US President Barack Obama will not publicly endorse a candidate before the 2016 Democratic primary has concluded, White House Chief of Staff Denis McDonough said on Sunday.
"We'll do exactly what has been done in the past," McDonough said on NBC's "Meet the Press."
When asked specifically by host Chuck Todd if the president would endorse a candidate, McDonough shook his head.
"No, no," he said.
McDonough acknowledged that though the president had privately met several times with Democratic presidential candidate Hillary Clinton, who served as Secretary of State during Obama's first term, he had not met with Sen. Bernie Sanders (I-Vermont) since the senator jumped in the race eight months ago.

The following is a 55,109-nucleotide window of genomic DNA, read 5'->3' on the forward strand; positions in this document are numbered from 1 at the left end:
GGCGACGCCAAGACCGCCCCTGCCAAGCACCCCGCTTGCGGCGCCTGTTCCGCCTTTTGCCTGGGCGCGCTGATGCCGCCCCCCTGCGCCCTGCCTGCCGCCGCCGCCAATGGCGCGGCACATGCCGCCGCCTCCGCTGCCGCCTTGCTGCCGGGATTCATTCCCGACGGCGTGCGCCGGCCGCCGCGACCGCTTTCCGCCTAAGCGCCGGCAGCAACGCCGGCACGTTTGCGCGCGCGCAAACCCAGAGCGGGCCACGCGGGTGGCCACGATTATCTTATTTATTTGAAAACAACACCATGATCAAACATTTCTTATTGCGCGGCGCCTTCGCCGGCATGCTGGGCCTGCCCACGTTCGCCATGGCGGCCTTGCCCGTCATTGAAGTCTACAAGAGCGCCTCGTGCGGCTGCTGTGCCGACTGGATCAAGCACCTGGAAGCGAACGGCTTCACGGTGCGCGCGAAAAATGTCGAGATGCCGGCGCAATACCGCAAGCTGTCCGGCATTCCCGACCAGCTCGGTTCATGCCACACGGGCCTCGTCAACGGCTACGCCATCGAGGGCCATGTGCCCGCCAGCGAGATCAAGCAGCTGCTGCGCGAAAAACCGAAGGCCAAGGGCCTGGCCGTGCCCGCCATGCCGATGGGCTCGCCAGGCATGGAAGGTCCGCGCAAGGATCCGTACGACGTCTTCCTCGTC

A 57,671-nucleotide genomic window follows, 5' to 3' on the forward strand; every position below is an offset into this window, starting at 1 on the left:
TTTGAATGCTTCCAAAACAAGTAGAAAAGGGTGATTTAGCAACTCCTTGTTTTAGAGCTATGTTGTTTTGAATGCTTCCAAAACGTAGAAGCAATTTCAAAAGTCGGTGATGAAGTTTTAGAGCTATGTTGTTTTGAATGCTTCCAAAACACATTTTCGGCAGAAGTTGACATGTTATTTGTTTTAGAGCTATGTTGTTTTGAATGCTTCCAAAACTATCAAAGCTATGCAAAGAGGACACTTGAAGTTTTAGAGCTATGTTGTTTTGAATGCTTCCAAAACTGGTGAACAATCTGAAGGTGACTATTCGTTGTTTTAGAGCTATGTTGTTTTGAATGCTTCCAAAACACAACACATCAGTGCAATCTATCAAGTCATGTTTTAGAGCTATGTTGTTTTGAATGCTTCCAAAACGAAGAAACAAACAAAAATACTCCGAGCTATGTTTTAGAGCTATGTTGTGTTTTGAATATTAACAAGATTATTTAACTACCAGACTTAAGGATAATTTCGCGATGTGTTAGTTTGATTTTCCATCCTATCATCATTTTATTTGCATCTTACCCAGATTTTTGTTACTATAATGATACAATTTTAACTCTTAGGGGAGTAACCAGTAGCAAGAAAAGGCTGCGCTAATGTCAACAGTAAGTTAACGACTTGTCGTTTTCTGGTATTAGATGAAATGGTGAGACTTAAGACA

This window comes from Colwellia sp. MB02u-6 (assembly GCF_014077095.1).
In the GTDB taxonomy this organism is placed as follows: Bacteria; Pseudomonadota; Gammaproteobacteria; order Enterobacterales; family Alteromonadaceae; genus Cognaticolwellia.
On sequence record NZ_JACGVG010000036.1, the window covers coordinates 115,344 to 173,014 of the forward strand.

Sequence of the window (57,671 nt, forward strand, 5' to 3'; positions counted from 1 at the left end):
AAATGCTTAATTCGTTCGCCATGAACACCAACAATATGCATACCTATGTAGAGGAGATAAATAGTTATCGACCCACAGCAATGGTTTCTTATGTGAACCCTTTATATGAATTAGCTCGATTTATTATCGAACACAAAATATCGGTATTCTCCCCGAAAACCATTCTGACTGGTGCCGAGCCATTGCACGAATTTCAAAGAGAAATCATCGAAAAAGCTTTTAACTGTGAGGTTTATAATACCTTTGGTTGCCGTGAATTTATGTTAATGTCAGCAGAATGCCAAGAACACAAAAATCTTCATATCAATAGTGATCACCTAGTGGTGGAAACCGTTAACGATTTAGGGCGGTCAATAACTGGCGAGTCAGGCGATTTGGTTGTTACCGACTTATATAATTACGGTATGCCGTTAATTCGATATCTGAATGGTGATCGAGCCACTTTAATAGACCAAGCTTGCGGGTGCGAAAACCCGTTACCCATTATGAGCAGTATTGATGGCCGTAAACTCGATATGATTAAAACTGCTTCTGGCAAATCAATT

McDonough did say that Obama will be "out there" campaigning after the primary to help support the Democratic candidate.
The president's decision to stay above the fray in the primary has plenty of precedent.
In 2008, then-President George W. Bush did not endorse the Republican presidential nominee, Sen. John McCain (R-Arizona) until the senator won several key primaries, making it apparent that he would likely be the nominee.
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